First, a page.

Setting off with a whiff of extra throttle as is normal with a diesel engine and it’s surprising how swift the Panda feels off the line, especially when you consider that the Panda doesn’t have the slipperiest of frontal area to push through the air and yet a 0-62mph time of 14.5s does rather suggest the opposite. Moving up through the gears provides more than adequate acceleration and allows you to fit in with any and all traffic on your journey. The Panda allows you to treat it as you would any other car and has clearly been well tested in an urban environment as it gives the driver supreme confidence in the commute. Once you get used to the unusually placed gear stick it doesn’t pose a problem, in fact it becomes quite natural to reach across when using the remarkably slick shift.
The 1.3 MultiJet 4×4 diesel of the test car also includes FIAT’s own Stop & Start system which contributes towards the claimed combined mpg of 60.1 and although I didn’t see this figure myself, I can believe that the Panda is an economical step onto the 4×4 ladder as on a typical West Yorkshire mix of roads and traffic the little Panda was showing an average of around 50mpg. Impressive as MotorMartin certainly wasn’t hanging around.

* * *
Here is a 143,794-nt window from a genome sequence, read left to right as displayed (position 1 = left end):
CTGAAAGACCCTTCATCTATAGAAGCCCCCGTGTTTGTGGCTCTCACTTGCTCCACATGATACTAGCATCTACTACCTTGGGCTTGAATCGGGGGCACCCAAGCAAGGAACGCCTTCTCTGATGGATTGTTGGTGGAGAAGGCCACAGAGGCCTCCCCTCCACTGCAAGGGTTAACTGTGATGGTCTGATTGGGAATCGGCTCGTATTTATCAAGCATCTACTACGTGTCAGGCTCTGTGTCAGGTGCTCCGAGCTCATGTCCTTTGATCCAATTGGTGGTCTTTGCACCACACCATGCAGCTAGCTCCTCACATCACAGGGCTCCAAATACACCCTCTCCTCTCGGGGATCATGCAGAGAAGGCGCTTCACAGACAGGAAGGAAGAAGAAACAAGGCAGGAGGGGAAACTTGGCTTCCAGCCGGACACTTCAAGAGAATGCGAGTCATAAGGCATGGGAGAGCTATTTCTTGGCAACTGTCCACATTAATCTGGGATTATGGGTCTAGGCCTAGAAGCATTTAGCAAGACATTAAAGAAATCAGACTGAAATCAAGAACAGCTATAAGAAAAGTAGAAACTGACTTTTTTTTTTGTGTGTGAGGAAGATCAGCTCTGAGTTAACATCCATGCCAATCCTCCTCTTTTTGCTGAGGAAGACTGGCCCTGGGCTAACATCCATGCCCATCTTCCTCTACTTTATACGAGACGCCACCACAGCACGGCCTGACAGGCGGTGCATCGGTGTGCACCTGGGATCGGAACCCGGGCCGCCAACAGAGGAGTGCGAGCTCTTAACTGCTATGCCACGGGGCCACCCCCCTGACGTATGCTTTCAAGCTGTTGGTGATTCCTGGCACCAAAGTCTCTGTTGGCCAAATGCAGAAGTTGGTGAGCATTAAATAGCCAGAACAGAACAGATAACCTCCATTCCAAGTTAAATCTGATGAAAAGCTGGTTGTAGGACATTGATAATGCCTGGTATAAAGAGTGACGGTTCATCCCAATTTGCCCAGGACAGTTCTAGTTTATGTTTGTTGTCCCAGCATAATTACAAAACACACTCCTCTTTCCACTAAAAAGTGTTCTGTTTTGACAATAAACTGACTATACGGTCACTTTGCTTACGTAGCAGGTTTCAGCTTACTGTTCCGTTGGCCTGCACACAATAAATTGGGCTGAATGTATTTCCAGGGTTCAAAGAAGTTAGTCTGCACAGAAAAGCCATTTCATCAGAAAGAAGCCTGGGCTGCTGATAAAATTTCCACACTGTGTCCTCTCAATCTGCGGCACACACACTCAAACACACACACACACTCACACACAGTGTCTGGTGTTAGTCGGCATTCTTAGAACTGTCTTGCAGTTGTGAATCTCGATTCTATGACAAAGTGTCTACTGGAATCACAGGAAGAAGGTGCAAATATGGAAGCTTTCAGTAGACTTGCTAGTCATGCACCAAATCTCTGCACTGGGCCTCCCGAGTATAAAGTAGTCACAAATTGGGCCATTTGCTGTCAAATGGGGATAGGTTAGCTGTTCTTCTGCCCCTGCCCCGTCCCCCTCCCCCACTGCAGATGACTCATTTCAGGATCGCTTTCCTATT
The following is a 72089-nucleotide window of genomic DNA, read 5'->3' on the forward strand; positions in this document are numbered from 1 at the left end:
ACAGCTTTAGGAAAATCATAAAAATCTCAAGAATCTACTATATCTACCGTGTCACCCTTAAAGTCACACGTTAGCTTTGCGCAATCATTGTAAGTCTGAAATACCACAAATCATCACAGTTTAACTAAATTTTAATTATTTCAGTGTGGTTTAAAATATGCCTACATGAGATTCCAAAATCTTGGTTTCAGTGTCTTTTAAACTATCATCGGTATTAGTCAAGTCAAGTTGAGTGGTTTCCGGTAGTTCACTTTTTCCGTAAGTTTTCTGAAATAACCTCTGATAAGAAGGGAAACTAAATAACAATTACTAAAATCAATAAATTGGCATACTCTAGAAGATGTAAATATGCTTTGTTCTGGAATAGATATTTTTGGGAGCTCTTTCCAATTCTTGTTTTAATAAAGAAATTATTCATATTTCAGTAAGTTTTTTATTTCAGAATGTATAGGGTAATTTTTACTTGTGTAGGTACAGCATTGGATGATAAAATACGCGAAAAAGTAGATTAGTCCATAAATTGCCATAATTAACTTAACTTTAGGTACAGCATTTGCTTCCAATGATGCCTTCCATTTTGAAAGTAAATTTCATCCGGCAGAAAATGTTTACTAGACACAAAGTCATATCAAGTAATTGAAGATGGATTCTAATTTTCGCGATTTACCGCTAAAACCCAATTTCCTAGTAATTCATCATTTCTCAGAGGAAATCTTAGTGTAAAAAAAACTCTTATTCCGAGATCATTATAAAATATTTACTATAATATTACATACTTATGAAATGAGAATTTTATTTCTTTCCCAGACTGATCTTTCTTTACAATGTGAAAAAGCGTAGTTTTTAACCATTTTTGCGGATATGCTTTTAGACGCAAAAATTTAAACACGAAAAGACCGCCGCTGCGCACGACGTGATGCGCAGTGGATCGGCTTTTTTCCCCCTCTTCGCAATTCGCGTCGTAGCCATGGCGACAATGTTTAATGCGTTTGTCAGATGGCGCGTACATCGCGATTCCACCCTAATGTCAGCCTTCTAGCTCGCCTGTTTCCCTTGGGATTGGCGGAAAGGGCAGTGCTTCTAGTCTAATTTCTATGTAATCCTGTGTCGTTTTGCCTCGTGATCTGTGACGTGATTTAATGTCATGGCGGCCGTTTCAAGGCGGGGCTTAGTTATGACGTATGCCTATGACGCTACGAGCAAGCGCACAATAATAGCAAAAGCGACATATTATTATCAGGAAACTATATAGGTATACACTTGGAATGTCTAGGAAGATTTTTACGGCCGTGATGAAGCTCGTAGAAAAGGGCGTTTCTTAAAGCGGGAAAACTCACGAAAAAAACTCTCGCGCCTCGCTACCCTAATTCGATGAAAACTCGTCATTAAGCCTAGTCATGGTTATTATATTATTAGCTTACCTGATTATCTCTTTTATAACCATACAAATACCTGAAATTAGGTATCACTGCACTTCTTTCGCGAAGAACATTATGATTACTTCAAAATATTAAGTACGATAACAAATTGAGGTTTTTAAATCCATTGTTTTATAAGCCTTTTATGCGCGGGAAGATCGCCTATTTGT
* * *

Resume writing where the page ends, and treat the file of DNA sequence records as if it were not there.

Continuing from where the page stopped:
Which brings me nicely onto the feel of this mini 4×4. Anyone expecting sports car handling and subsequent levels of grip are going to be very disappointed however, what the Panda does do is a very neat trick to pull off indeed. For such a tall and relatively short car, the FIAT really does ride well. The driver is isolated from the worst bumps and potholes that Keighley’s roads can offer with the suspension giving a good account of itself despite the raised ride height of the Panda. At normal road speed you can get on with your journey knowing that the ride and handling will not catch you out or provide you with any unexpected scares, it really is rather good. MotorMartin suspects that the increase in height afforded by the necessary off road styling has been well thought out and implemented way back during the testing and design stage. Yes, the Panda gets a little ‘floaty’ when you’re pressing on over an undulating country road but it never feels out of control or different to any number of small City Cars, with lower suspension, that you could mention.